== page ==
Hugur 28:146-162 (2017)

Finnur Dellsén
University of Iceland
English abstract: This paper discusses the delicate relationship between traditional epistemology and the increasingly influential probabilistic (or ‘Bayesian’) approach to epistemology. The paper introduces some of the key ideas of probabilistic epistemology, including credences or degrees of belief, Bayes’ theorem, conditionalization, and the Dutch Book argument. The tension between traditional and probabilistic epistemology is brought out by considering the lottery and preface paradoxes as they relate to rational (binary) belief and credence respectively. It is then argued that this tension can be alleviated by rejecting the requirement that rational (binary) beliefs must be consistent and closed under logical entailment. Instead, it is suggested that this logical requirement applies to a different type of binary propositional attitude, viz. acceptance.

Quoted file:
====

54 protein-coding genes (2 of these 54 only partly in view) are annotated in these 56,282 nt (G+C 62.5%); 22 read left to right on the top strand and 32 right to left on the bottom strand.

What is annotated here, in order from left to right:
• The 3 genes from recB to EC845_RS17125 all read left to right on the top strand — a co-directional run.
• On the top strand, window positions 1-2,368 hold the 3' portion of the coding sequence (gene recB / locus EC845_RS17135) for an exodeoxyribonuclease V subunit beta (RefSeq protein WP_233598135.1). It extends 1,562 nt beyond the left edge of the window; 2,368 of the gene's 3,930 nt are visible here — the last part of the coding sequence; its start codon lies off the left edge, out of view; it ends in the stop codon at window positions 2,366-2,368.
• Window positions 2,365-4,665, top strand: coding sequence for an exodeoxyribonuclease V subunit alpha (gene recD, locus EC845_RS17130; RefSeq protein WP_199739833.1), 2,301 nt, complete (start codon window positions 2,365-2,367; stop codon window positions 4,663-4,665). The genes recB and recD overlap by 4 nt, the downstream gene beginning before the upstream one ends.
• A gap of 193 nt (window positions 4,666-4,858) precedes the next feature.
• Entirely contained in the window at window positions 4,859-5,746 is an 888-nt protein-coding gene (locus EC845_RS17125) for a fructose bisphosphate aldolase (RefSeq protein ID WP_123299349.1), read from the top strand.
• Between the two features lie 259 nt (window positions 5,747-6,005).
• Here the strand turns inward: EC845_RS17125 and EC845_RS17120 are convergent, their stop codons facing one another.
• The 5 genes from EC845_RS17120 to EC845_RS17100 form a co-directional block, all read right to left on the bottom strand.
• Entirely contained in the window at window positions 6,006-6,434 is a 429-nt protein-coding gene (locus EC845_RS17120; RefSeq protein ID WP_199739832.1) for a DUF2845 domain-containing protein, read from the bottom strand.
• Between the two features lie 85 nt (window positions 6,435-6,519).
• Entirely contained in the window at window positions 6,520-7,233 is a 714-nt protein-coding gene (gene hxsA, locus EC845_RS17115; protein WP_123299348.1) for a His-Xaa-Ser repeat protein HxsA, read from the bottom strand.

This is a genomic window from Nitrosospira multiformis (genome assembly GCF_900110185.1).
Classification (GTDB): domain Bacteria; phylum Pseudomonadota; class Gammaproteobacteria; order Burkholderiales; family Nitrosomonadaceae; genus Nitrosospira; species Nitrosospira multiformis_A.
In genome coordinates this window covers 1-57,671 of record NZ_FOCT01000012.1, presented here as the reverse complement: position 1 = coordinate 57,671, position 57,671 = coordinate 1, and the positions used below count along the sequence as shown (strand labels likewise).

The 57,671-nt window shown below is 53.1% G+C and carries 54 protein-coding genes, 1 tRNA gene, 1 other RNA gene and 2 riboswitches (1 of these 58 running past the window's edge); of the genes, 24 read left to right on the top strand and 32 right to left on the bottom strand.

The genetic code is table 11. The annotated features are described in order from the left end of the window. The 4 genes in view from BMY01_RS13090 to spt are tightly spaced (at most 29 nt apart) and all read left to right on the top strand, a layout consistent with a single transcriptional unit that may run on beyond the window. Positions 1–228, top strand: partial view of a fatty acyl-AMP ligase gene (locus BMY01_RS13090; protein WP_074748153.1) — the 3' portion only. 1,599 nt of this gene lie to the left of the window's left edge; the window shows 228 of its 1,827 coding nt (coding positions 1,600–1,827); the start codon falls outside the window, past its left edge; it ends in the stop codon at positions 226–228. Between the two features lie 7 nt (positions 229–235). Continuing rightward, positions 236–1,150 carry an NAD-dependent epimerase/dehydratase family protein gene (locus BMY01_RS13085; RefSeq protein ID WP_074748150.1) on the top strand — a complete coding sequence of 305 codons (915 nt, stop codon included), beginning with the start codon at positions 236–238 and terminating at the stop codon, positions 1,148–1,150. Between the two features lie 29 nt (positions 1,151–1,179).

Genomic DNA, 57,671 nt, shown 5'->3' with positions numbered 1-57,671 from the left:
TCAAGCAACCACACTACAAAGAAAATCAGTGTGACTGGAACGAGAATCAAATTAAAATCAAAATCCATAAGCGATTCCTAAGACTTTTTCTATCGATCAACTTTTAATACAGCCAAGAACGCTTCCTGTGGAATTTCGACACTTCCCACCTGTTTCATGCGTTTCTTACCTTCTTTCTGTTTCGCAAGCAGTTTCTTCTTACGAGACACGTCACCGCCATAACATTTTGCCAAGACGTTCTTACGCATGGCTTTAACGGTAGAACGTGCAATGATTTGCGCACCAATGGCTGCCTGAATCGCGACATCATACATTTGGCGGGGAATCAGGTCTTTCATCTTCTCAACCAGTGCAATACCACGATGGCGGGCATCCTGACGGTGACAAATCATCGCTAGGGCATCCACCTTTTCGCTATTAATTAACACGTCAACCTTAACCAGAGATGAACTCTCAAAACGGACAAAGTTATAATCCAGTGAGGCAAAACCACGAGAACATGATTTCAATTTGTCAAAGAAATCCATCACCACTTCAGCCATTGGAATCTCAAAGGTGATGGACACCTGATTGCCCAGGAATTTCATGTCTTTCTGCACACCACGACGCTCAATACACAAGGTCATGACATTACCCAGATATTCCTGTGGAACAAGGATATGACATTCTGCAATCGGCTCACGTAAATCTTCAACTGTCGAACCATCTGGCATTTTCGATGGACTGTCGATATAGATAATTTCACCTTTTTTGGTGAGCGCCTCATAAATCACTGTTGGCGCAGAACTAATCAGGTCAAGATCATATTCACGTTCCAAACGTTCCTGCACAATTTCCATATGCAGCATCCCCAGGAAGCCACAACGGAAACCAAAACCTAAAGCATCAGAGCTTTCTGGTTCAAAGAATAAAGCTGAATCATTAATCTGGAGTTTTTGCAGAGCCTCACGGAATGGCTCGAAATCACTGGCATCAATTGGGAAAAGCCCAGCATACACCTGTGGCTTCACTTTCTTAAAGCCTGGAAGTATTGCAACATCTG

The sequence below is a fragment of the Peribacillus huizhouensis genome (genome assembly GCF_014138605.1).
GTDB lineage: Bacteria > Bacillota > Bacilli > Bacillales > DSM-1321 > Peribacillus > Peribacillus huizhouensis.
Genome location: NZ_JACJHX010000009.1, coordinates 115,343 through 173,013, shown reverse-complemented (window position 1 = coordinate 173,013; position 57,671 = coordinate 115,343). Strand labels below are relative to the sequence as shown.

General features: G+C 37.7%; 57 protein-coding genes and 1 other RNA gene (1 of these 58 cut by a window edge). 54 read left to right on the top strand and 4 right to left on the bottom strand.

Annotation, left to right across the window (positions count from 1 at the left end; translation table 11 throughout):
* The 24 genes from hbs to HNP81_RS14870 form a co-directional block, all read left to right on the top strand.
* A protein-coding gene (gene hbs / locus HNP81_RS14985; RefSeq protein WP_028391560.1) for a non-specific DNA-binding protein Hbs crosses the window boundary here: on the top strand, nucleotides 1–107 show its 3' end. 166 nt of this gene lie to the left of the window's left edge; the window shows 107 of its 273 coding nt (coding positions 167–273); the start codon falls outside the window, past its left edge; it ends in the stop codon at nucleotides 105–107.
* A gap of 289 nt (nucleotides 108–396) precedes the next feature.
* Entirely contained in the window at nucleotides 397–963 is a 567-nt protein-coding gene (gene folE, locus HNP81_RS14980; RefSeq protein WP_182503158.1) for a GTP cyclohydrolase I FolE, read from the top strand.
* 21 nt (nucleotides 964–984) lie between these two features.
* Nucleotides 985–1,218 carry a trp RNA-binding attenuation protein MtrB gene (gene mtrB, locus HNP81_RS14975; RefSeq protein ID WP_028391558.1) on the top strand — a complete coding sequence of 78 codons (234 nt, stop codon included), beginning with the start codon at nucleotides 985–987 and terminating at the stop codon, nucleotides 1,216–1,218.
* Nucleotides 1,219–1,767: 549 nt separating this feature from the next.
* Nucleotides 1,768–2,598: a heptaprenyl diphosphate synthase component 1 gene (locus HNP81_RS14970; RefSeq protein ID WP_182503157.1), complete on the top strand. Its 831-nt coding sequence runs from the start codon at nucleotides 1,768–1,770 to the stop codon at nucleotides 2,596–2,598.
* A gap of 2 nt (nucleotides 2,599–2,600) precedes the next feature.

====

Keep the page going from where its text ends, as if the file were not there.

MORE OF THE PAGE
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References found in this work BETA

Thinking, Fast and Slow.Daniel Kahneman - 2011 - New York: Farrar, Straus & Giroux.
Probability and the Logic of Rational Belief.Henry Ely Kyburg - 1961 - Middletown, Conn., Wesleyan University Press.
An Essay on Belief and Acceptance.L. Jonathan Cohen - 1992 - New York: Clarendon Press.

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